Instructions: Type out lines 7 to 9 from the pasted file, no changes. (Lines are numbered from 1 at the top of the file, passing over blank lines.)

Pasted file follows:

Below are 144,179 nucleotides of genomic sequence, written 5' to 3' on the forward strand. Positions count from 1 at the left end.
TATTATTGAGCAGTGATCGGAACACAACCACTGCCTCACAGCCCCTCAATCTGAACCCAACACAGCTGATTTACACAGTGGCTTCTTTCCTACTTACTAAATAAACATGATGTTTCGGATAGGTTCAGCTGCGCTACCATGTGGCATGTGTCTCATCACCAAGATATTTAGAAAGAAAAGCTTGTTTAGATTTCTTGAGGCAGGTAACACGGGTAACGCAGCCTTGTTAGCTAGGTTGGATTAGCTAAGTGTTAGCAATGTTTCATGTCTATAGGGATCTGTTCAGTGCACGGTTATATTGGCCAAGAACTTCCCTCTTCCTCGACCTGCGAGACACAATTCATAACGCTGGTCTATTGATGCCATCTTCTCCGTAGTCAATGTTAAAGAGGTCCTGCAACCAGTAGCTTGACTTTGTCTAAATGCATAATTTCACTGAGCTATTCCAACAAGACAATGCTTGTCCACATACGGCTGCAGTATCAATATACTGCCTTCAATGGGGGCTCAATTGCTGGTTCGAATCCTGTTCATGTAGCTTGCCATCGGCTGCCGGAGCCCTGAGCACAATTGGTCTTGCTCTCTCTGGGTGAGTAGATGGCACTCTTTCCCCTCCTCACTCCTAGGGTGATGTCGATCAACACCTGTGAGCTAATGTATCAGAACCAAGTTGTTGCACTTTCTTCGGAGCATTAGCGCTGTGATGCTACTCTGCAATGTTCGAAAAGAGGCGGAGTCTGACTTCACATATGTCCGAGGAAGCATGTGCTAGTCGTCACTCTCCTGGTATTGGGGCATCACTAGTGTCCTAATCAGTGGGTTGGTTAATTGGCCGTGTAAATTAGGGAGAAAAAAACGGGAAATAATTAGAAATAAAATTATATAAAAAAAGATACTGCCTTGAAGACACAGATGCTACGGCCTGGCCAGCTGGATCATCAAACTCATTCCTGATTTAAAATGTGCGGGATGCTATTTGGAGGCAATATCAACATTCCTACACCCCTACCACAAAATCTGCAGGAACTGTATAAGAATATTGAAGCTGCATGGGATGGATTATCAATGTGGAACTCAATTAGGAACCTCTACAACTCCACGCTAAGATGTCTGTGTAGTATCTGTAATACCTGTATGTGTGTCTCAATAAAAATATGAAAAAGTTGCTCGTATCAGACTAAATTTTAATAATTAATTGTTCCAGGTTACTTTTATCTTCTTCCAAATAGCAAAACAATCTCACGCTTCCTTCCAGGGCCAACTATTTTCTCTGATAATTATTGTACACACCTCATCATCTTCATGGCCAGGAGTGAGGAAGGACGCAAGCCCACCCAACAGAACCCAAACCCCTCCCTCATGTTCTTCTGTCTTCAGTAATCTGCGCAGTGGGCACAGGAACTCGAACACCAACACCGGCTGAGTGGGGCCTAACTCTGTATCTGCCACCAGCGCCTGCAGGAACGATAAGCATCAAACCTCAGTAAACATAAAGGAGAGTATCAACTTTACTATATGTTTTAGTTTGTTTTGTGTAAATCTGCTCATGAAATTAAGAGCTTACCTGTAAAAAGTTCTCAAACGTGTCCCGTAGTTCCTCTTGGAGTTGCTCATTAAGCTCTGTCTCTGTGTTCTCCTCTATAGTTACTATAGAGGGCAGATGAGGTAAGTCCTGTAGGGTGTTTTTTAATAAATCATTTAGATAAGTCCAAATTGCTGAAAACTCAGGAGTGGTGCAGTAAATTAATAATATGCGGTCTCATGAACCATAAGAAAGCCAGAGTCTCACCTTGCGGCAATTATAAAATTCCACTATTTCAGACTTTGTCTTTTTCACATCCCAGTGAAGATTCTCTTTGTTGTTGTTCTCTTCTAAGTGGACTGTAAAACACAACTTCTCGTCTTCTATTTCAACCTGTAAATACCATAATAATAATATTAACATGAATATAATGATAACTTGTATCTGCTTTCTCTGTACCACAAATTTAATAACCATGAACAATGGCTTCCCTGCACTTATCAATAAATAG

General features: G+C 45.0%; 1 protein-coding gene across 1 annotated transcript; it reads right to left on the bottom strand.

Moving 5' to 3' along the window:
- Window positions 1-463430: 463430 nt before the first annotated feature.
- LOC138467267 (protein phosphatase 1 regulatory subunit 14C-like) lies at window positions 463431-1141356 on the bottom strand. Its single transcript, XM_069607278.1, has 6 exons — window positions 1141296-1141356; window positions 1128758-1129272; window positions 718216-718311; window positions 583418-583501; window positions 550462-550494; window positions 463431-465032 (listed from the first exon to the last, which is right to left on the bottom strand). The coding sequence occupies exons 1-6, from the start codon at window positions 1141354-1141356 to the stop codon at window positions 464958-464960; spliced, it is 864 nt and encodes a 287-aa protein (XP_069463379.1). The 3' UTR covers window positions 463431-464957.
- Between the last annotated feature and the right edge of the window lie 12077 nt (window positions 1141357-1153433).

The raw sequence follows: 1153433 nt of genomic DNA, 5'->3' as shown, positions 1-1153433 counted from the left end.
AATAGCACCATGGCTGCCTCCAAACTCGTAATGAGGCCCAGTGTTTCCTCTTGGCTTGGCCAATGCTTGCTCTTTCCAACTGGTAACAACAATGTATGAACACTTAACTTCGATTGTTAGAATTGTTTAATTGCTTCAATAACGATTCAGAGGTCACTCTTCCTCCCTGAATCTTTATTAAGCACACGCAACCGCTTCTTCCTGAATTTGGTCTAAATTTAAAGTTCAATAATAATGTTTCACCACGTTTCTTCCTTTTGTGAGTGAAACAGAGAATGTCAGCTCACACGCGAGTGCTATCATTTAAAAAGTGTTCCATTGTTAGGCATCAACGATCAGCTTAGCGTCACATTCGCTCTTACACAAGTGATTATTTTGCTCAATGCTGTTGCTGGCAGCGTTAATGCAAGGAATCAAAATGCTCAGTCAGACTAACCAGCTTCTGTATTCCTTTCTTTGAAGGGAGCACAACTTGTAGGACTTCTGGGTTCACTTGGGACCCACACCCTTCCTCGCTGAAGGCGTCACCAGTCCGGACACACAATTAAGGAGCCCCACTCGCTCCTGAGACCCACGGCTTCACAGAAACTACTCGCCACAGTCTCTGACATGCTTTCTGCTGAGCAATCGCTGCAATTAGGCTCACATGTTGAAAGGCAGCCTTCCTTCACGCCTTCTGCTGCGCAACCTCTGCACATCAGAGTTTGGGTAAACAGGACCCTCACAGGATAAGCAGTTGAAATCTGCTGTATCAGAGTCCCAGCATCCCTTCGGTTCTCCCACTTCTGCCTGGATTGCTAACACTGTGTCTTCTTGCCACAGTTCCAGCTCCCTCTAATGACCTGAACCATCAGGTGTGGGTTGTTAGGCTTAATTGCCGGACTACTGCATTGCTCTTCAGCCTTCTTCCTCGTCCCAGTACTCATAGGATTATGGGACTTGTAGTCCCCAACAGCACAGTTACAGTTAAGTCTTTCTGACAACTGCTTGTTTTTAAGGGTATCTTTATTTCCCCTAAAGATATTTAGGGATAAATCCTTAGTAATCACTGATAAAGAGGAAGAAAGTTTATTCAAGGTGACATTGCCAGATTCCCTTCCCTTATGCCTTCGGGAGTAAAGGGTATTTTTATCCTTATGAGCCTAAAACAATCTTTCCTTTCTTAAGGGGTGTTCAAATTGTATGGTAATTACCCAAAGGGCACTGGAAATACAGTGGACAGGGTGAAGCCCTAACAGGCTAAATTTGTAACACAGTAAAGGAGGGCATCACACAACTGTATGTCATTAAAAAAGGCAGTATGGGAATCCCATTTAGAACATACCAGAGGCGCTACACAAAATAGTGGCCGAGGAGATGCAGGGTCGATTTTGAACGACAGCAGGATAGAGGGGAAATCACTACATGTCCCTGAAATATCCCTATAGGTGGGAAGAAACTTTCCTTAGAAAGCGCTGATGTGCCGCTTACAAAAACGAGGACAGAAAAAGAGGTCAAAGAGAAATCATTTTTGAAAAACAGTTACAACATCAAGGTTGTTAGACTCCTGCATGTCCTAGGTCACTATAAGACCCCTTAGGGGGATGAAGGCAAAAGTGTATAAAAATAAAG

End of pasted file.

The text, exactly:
- Between the last annotated feature and the right edge of the window lie 12077 nt (window positions 1141357-1153433).

The raw sequence follows: 1153433 nt of genomic DNA, 5'->3' as shown, positions 1-1153433 counted from the left end.
AATAGCACCATGGCTGCCTCCAAACTCGTAATGAGGCCCAGTGTTTCCTCTTGGCTTGGCCAATGCTTGCTCTTTCCAACTGGTAACAACAATGTATGAACACTTAACTTCGATTGTTAGAATTGTTTAATTGCTTCAATAACGATTCAGAGGTCACTCTTCCTCCCTGAATCTTTATTAAGCACACGCAACCGCTTCTTCCTGAATTTGGTCTAAATTTAAAGTTCAATAATAATGTTTCACCACGTTTCTTCCTTTTGTGAGTGAAACAGAGAATGTCAGCTCACACGCGAGTGCTATCATTTAAAAAGTGTTCCATTGTTAGGCATCAACGATCAGCTTAGCGTCACATTCGCTCTTACACAAGTGATTATTTTGCTCAATGCTGTTGCTGGCAGCGTTAATGCAAGGAATCAAAATGCTCAGTCAGACTAACCAGCTTCTGTATTCCTTTCTTTGAAGGGAGCACAACTTGTAGGACTTCTGGGTTCACTTGGGACCCACACCCTTCCTCGCTGAAGGCGTCACCAGTCCGGACACACAATTAAGGAGCCCCACTCGCTCCTGAGACCCACGGCTTCACAGAAACTACTCGCCACAGTCTCTGACATGCTTTCTGCTGAGCAATCGCTGCAATTAGGCTCACATGTTGAAAGGCAGCCTTCCTTCACGCCTTCTGCTGCGCAACCTCTGCACATCAGAGTTTGGGTAAACAGGACCCTCACAGGATAAGCAGTTGAAATCTGCTGTATCAGAGTCCCAGCATCCCTTCGGTTCTCCCACTTCTGCCTGGATTGCTAACACTGTGTCTTCTTGCCACAGTTCCAGCTCCCTCTAATGACCTGAACCATCAGGTGTGGGTTGTTAGGCTTAATTGCCGGACTACTGCATTGCTCTTCAGCCTTCTTCCTCGTCCCAGTACTCATAGGATTATGGGACTTGTAGTCCCCAACAGCACAGTTACAGTTAAGTCTTTCTGACAACTGCTTGTTTTTAAGGGTATCTTTATTTCCCCTAAAGATATTTAGGGATAAATCCTTAGTAATCACTGATAAAGAGGAAGAAAGTTTATTCAAGGTGACATTGCCAGATTCCCTTCCCTTATGCCTTCGGGAGTAAAGGGTATTTTTATCCTTATGAGCCTAAAACAATCTTTCCTTTCTTAAGGGGTGTTCAAATTGTATGGTAATTACCCAAAGGGCACTGGAAATACAGTGGACAGGGTGAAGCCCTAACAGGCTAAATTTGTAACACAGTAAAGGAGGGCATCACACAACTGTATGTCATTAAAAAAGGCAGTATGGGAATCCCATTTAGAACATACCAGAGGCGCTACACAAAATAGTGGCCGAGGAGATGCAGGGTCGATTTTGAACGACAGCAGGATAGAGGGGAAATCACTACATGTCCCTGAAATATCCCTATAGGTGGGAAGAAACTTTCCTTAGAAAGCGCTGATGTGCCGCTTACAAAAACGAGGACAGAAAAAGAGGTCAAAGAGAAATCATTTTTGAAAAACAGTTACAACATCAAGGTTGTTAGACTCCTGCATGTCCTAGGTCACTATAAGACCCCTTAGGGGGATGAAGGCAAAAGTGTATAAAAATAAAG